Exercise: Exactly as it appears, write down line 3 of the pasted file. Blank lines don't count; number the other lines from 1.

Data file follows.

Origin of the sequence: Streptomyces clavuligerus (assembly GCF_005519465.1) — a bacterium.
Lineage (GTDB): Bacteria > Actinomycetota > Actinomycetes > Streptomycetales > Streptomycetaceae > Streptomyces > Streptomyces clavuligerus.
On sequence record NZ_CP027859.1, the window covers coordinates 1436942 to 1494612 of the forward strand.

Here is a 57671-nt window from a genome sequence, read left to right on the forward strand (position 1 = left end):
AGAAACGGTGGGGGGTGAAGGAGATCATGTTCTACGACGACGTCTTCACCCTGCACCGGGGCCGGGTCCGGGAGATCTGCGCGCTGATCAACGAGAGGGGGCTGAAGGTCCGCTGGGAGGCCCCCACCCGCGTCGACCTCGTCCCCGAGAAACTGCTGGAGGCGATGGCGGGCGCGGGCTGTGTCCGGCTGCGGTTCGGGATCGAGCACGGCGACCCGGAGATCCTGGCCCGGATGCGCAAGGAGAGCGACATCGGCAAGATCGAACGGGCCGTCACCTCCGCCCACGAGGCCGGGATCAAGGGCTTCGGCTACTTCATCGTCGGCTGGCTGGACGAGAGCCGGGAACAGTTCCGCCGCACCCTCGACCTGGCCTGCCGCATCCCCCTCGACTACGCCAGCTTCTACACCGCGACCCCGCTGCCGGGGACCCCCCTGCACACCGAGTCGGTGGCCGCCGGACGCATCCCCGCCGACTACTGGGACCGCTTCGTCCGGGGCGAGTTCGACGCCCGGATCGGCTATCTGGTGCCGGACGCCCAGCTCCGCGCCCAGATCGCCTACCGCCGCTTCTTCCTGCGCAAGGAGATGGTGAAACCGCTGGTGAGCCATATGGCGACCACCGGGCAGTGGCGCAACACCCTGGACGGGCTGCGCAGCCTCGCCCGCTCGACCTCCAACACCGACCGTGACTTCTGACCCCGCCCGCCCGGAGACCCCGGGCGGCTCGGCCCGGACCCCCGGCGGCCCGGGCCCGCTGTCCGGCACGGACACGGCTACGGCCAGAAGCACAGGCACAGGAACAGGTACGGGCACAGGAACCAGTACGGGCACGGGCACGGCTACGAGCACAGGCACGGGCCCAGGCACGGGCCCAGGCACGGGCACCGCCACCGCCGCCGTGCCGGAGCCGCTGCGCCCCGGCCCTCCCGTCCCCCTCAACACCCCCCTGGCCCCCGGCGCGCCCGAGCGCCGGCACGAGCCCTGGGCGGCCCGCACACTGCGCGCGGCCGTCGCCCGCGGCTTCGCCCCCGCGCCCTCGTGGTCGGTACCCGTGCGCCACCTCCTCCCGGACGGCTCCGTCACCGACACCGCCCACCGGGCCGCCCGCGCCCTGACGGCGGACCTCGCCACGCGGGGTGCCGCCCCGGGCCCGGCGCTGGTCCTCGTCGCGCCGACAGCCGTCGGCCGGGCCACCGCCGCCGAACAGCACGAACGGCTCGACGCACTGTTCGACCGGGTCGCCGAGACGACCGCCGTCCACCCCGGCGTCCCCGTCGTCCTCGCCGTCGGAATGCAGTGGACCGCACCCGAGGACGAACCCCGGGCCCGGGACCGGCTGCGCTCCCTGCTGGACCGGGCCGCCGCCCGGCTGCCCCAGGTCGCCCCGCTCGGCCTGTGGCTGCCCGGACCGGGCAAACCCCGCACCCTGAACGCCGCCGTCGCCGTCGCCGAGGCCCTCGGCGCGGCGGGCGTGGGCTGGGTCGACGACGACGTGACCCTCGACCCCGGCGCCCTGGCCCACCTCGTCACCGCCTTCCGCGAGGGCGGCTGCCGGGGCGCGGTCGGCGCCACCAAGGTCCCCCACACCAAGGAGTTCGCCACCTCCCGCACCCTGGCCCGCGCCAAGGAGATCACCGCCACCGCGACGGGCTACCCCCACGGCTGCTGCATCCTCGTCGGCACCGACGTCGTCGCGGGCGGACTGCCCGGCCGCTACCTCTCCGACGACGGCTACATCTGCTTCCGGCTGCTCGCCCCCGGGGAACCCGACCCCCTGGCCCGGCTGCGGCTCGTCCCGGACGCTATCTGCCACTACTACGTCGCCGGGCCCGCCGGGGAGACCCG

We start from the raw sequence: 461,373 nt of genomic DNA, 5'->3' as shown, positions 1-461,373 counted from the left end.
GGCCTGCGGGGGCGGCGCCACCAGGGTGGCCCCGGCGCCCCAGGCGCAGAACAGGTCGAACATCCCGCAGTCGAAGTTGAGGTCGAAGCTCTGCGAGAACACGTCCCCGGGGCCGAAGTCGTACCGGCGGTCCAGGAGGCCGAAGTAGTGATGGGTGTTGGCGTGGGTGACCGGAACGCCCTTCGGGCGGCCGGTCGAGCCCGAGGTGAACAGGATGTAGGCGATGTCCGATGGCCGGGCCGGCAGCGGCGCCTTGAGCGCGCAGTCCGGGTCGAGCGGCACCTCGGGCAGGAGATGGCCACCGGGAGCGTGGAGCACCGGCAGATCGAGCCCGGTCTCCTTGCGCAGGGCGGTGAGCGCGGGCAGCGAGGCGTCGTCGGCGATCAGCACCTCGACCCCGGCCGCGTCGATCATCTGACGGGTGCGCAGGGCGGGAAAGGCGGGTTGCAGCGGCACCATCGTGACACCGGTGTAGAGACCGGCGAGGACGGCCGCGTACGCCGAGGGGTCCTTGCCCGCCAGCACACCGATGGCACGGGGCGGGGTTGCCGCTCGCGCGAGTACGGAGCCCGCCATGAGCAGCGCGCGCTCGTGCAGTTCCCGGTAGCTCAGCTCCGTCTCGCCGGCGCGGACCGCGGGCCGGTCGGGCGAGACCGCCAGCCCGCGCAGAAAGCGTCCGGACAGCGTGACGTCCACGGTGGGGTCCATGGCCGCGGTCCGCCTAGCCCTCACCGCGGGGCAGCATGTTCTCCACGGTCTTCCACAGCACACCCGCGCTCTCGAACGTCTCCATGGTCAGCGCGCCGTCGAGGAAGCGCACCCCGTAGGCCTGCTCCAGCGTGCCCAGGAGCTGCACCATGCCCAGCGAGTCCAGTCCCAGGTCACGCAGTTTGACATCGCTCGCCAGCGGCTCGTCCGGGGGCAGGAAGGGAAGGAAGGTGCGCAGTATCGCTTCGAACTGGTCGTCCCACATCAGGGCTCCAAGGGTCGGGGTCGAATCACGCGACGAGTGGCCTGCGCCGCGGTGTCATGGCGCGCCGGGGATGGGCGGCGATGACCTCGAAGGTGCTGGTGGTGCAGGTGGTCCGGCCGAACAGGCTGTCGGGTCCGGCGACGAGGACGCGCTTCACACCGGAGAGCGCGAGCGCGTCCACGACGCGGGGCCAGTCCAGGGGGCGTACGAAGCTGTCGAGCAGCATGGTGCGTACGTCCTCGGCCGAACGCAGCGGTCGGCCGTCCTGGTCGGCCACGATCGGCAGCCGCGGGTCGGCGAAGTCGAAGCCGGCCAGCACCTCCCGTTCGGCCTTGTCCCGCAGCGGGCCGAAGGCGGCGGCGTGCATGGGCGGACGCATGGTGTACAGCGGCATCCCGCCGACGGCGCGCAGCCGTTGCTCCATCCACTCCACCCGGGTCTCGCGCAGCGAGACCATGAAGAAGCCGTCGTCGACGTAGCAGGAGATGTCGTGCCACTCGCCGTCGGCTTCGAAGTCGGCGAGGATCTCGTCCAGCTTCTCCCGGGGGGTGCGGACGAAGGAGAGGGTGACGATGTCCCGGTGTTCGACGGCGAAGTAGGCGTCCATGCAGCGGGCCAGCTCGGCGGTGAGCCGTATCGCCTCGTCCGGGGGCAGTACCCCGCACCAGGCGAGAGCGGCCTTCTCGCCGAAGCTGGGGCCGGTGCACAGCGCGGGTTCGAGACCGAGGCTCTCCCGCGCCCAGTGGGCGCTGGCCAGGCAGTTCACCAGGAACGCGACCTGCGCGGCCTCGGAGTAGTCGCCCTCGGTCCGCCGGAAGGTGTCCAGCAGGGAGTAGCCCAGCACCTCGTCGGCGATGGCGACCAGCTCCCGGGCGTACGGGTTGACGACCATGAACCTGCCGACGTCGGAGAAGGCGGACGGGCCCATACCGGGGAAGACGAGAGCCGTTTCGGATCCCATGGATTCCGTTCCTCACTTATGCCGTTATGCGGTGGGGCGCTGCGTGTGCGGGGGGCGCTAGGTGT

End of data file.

On sequence record NZ_CP027859.1, the window covers coordinates 1436942 to 1494612 of the forward strand.